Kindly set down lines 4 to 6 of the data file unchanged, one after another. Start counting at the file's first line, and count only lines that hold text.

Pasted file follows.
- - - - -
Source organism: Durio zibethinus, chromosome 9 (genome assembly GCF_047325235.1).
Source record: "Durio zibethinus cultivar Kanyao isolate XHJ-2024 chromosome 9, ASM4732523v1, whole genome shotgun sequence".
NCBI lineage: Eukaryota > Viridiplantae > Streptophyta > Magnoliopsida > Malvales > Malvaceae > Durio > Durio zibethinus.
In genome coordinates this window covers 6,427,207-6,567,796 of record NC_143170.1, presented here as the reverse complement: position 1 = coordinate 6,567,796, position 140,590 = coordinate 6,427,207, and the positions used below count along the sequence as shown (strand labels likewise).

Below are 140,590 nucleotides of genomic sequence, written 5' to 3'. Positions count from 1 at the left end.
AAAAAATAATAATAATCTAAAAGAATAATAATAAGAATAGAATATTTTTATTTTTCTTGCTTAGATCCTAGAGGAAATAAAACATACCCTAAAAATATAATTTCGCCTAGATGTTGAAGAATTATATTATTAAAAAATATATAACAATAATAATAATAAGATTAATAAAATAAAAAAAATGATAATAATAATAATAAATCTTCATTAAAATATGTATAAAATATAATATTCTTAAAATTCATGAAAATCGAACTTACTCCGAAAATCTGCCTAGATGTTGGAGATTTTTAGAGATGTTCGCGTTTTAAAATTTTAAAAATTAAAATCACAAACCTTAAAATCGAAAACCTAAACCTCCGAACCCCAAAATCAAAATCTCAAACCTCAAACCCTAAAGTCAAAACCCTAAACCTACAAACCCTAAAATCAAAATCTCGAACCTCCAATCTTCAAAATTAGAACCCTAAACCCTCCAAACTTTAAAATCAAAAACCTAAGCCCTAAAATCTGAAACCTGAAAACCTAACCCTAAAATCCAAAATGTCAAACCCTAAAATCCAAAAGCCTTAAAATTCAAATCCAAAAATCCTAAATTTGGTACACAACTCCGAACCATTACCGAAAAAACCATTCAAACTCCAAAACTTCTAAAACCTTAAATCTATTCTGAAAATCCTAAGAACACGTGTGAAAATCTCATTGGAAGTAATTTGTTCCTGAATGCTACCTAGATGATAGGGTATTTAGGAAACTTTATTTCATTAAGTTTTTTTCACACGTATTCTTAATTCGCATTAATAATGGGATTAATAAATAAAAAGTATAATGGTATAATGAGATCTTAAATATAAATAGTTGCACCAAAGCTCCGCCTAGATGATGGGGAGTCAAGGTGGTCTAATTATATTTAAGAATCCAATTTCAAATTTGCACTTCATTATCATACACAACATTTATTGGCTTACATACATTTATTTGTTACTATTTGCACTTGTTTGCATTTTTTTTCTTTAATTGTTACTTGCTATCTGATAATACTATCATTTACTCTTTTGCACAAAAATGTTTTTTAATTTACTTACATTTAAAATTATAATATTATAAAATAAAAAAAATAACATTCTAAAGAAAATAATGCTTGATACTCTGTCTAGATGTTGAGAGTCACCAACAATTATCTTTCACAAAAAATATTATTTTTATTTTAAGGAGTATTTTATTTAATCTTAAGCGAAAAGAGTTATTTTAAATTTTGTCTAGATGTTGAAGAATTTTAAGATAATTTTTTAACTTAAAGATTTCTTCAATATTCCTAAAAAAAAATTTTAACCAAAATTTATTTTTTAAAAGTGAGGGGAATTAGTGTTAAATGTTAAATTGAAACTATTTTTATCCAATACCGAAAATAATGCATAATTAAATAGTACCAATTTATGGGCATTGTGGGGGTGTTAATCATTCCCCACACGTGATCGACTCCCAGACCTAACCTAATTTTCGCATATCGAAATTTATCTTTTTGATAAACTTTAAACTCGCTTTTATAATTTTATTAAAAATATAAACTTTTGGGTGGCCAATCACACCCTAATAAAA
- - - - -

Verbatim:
In genome coordinates this window covers 6,427,207-6,567,796 of record NC_143170.1, presented here as the reverse complement: position 1 = coordinate 6,567,796, position 140,590 = coordinate 6,427,207, and the positions used below count along the sequence as shown (strand labels likewise).

Below are 140,590 nucleotides of genomic sequence, written 5' to 3'. Positions count from 1 at the left end.
AAAAAATAATAATAATCTAAAAGAATAATAATAAGAATAGAATATTTTTATTTTTCTTGCTTAGATCCTAGAGGAAATAAAACATACCCTAAAAATATAATTTCGCCTAGATGTTGAAGAATTATATTATTAAAAAATATATAACAATAATAATAATAAGATTAATAAAATAAAAAAAATGATAATAATAATAATAAATCTTCATTAAAATATGTATAAAATATAATATTCTTAAAATTCATGAAAATCGAACTTACTCCGAAAATCTGCCTAGATGTTGGAGATTTTTAGAGATGTTCGCGTTTTAAAATTTTAAAAATTAAAATCACAAACCTTAAAATCGAAAACCTAAACCTCCGAACCCCAAAATCAAAATCTCAAACCTCAAACCCTAAAGTCAAAACCCTAAACCTACAAACCCTAAAATCAAAATCTCGAACCTCCAATCTTCAAAATTAGAACCCTAAACCCTCCAAACTTTAAAATCAAAAACCTAAGCCCTAAAATCTGAAACCTGAAAACCTAACCCTAAAATCCAAAATGTCAAACCCTAAAATCCAAAAGCCTTAAAATTCAAATCCAAAAATCCTAAATTTGGTACACAACTCCGAACCATTACCGAAAAAACCATTCAAACTCCAAAACTTCTAAAACCTTAAATCTATTCTGAAAATCCTAAGAACACGTGTGAAAATCTCATTGGAAGTAATTTGTTCCTGAATGCTACCTAGATGATAGGGTATTTAGGAAACTTTATTTCATTAAGTTTTTTTCACACGTATTCTTAATTCGCATTAATAATGGGATTAATAAATAAAAAGTATAATGGTATAATGAGATCTTAAATATAAATAGTTGCACCAAAGCTCCGCCTAGATGATGGGGAGTCAAGGTGGTCTAATTATATTTAAGAATCCAATTTCAAATTTGCACTTCATTATCATACACAACATTTATTGGCTTACATACATTTATTTGTTACTATTTGCACTTGTTTGCATTTTTTTTCTTTAATTGTTACTTGCTATCTGATAATACTATCATTTACTCTTTTGCACAAAAATGTTTTTTAATTTACTTACATTTAAAATTATAATATTATAAAATAAAAAAAATAACATTCTAAAGAAAATAATGCTTGATACTCTGTCTAGATGTTGAGAGTCACCAACAATTATCTTTCACAAAAAATATTATTTTTATTTTAAGGAGTATTTTATTTAATCTTAAGCGAAAAGAGTTATTTTAAATTTTGTCTAGATGTTGAAGAATTTTAAGATAATTTTTTAACTTAAAGATTTCTTCAATATTCCTAAAAAAAAATTTTAACCAAAATTTATTTTTTAAAAGTGAGGGGAATTAGTGTTAAATGTTAAATTGAAACTATTTTTATCCAATACCGAAAATAATGCATAATTAAATAGTACCAATTTATGGGCATTGTGGGGGTGTTAATCATTCCCCACACGTGATCGACTCCCAGACCTAACCTAATTTTCGCATATCGAAATTTATCTTTTTGATAAACTTTAAACTCGCTTTTATAATTTTATTAAAAATATAAACTTTTGGGTGGCCAATCACACCCTAATAAAA